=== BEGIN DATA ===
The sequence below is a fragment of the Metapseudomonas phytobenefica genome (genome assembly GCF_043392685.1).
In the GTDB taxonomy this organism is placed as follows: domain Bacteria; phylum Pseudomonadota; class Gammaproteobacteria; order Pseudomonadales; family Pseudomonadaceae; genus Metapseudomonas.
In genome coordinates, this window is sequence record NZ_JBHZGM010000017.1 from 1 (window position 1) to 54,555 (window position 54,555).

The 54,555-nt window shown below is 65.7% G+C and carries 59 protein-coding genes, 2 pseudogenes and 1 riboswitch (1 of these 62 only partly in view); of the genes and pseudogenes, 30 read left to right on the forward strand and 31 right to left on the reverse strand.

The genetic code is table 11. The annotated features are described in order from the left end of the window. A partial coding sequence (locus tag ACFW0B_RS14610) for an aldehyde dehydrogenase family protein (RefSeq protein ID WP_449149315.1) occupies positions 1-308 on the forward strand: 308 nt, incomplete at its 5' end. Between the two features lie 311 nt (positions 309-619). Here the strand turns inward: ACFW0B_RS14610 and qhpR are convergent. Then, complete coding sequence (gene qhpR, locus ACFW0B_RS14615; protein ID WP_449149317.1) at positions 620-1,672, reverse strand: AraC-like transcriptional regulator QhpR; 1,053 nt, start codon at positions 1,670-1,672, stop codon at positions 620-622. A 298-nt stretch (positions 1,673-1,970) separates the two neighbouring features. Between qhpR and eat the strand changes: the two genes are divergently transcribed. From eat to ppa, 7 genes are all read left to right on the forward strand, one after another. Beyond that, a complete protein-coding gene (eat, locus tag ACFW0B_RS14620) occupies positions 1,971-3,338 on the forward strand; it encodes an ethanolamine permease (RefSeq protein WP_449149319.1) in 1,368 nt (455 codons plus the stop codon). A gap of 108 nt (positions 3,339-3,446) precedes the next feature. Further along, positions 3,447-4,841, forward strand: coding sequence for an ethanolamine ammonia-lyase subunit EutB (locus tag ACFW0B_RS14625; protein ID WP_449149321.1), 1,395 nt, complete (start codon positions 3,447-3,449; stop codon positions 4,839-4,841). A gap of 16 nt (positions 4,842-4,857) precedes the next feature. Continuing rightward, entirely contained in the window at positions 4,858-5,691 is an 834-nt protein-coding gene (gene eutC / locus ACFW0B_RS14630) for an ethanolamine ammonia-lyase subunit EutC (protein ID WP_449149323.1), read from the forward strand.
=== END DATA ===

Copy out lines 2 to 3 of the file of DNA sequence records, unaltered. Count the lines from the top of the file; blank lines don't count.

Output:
In the GTDB taxonomy this organism is placed as follows: domain Bacteria; phylum Pseudomonadota; class Gammaproteobacteria; order Pseudomonadales; family Pseudomonadaceae; genus Metapseudomonas.
In genome coordinates, this window is sequence record NZ_JBHZGM010000017.1 from 1 (window position 1) to 54,555 (window position 54,555).